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New experimental forecast will provide more accurate predictions, updated monthly

October 25, 2023 – NOAA’s Space Weather Prediction Center (SWPC) issued a revised prediction for solar activity during Solar Cycle 25 that concludes solar activity will increase more quickly and peak at a higher level than that predicted by an expert panel in December 2019. The updated prediction now calls for Solar Cycle 25 to peak between January and October of 2024, with a maximum sunspot number between 137 and 173.

The prediction marks the debut of SWPC’s experimental Updated Solar Cycle Prediction Product on the Space Weather Prediction Testbed website. The website offers SWPC partners and customers the opportunity to provide feedback on the product before it is fully integrated into SWPC operations. During this time, the product will be updated monthly to provide an accurate, up-to-date prediction for the progression of Solar Cycle 25, which began in 2019.

Experimental Solar Cycle 25 Prediction
NOAA’s Space Weather Prediction Center released a revised prediction for solar activity during Solar Cycle 25. The new Experimental Solar Cycle Prediction issued on Oct. 25 concludes that solar activity will increase more quickly and peak at a higher level than previously predicted The updated prediction calls for Solar Cycle 25 to peak between January and October of 2024, with a maximum sunspot number between 137 and 173. (NOAA)


Mark Miesch, a CIRES scientist who serves as the solar cycle lead at SWPC, said the forecast for Cycle 25 had not been updated since its release in 2019 and is no longer reliable enough for SWPC’s customers, many of whom plan their operations years in advance.

“We expect that our new experimental forecast will be much more accurate than the 2019 panel prediction and, unlike previous solar cycle predictions, it will be continuously updated on a monthly basis as new sunspot observations become available,” Miesch said. “It’s a pretty significant change.”

No two solar cycles are the same, Miesch added. Solar magnetic variability - here measured by sunspot number - regulates the frequency and severity of space weather events and hazards, which can interfere with the electrical grid, degrade GPS signals, increase orbital drag on satellites, and pose radiation hazards to airline crews and astronauts. Stronger solar cycles produce more solar storms with greater intensity and therefore pose a larger hazard for these critical technologies and services.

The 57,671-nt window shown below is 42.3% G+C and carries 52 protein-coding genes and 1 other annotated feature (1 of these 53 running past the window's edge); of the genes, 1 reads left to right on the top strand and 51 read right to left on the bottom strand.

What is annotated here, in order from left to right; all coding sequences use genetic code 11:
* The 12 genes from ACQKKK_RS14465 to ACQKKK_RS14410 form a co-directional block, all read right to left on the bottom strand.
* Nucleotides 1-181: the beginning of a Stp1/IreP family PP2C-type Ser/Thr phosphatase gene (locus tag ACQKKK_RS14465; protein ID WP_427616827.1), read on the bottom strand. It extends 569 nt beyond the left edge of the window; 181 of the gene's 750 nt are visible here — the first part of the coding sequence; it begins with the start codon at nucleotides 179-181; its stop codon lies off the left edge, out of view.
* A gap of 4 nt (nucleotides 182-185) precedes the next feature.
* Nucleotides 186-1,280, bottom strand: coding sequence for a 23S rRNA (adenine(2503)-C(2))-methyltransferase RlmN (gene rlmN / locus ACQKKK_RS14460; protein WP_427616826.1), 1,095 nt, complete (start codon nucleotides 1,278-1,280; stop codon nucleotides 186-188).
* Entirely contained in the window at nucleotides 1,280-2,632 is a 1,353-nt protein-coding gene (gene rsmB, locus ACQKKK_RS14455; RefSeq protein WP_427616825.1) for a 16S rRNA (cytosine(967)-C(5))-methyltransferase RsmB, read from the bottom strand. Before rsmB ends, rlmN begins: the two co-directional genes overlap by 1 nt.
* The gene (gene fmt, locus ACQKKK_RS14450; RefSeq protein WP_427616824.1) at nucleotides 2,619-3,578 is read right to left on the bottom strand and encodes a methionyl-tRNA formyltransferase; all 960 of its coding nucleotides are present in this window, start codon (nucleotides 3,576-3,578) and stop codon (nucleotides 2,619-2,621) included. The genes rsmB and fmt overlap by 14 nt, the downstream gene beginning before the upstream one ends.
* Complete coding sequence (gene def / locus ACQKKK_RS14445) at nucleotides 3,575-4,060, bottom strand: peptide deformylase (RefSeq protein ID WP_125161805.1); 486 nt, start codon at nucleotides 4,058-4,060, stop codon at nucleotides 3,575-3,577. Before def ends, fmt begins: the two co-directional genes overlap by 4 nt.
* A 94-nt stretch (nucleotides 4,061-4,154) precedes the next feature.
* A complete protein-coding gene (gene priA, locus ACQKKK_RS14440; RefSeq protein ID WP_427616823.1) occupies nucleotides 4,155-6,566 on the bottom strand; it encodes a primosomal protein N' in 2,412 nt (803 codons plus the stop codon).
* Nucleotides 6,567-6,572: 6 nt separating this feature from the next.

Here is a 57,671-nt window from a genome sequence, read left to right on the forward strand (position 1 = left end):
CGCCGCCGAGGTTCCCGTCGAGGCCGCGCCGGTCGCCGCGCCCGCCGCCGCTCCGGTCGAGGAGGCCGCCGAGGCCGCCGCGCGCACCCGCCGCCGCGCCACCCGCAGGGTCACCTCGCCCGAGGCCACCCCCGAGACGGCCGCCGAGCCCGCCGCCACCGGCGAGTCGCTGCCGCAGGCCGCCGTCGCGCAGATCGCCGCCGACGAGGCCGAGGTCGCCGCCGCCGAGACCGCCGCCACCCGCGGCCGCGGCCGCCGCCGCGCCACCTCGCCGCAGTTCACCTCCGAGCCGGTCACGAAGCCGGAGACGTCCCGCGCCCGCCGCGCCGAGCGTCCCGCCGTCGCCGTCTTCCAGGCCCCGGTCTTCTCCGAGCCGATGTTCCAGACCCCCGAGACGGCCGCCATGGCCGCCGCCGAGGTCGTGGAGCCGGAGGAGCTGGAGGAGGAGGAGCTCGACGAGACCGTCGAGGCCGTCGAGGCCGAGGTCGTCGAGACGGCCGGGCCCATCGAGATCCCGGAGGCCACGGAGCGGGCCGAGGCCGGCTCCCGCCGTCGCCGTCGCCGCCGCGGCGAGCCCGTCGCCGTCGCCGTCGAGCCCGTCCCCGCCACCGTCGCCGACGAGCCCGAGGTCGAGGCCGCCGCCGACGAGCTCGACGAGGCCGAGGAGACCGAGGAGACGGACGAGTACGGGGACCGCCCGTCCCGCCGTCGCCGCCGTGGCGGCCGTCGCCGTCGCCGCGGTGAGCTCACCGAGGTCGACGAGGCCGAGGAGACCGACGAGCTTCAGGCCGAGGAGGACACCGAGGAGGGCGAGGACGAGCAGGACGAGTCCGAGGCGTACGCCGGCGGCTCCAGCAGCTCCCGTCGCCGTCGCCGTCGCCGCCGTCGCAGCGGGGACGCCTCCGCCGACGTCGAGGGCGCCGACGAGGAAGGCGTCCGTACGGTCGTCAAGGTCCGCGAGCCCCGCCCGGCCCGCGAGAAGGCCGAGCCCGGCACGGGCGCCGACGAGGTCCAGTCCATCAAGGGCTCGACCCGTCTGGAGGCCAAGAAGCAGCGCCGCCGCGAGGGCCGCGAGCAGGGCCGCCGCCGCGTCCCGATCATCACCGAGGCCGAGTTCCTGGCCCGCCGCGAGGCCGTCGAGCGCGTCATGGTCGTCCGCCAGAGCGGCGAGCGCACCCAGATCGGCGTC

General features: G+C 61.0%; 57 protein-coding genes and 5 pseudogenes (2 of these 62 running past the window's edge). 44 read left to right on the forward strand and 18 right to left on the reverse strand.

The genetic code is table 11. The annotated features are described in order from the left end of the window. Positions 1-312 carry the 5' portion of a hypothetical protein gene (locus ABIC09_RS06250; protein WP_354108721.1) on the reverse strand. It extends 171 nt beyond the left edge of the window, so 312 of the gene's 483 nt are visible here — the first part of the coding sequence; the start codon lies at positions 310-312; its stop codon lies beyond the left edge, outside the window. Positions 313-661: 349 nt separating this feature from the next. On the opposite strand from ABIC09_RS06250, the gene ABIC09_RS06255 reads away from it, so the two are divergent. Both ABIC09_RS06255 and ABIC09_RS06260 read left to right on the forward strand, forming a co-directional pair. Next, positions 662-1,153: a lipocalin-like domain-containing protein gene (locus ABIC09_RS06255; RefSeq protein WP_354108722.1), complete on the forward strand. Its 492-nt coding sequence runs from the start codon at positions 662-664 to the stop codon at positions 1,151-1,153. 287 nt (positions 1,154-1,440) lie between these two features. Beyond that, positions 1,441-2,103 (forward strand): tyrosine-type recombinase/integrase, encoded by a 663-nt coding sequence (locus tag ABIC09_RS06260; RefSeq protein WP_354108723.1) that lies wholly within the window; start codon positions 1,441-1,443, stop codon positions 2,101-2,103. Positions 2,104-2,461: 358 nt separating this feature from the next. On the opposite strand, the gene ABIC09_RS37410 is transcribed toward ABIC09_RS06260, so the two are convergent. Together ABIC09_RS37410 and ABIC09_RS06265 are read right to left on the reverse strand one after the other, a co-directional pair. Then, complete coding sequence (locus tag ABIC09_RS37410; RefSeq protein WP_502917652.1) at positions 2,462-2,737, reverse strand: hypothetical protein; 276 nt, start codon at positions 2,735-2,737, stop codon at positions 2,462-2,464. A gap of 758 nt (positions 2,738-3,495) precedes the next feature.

The 2019 panel, convened by NOAA, NASA, and the International Space Environment Services (ISES), predicted that Solar Cycle 25, following a relatively weak Solar Cycle 24, would also be weak, peaking in July 2025 at a maximum sunspot number of 115. Solar Cycle 24 was the weakest cycle in 100 years with sunspot number peaking at 116 for the solar cycle, well below average, which is 179. NOAA’s new prediction, though larger than the panel prediction and larger than Cycle 24, would still make the strength of Solar Cycle 25 below average.

The earlier maximum in the new prediction goes hand in hand with the larger amplitude, since strong cycles are known to rise faster and peak sooner. It is also good news for skywatchers; it means that the total solar eclipse that will be visible from the U.S. on April 8, 2024 will occur near cycle maximum. The Sun may put on a good show, with a particularly impressive corona – the extended outer atmosphere of the Sun that is only visible during an eclipse.

Even minor space weather events can have major impacts. After a successful launch from Cape Canaveral, Florida in early February 2022, minor geomagnetic storming caused 38 of 49 SpaceX Starlink satellites to fail to reach their final orbit, instead burning up during unplanned reentry into Earth’s atmosphere. While SWPC accurately predicted the space weather storm, an analysis by NOAA, CIRES and Starlink scientists published in the AGU journal Space Weather, found that improved observations and forecasts for minor space weather events would help avoid future satellite losses.

SWPC’s new solar cycle prediction product was announced at the Satellite Environment Testbed Exercise held in Boulder, Colorado from October 25 to 27. Space weather threats including satellite drag and energetic particles are the focus of an exercise and panel discussion at the event.

NOAA testbeds offer a proven way for researchers, forecasters and end users to work alongside each other to move advanced technologies and applications to operational platforms as quickly as possible. It also provides the opportunity to, and strategize new developments for, the benefit of the public. NOAA currently operates 12 different testbeds for applications focused on hazardous weather, climate, the Arctic, aviation, hydrometeorology, and more. SWPC’s Space Weather Prediction Testbed is the latest to go into operation. NOAA’s Global Systems Laboratory is building a fire weather testbed in Boulder that will begin testing new fire weather applications this year.

SWPC, a division of the National Weather Service, is the nation’s civilian authority for space weather alerts, watches, warnings, and advisories. Visit for updates.


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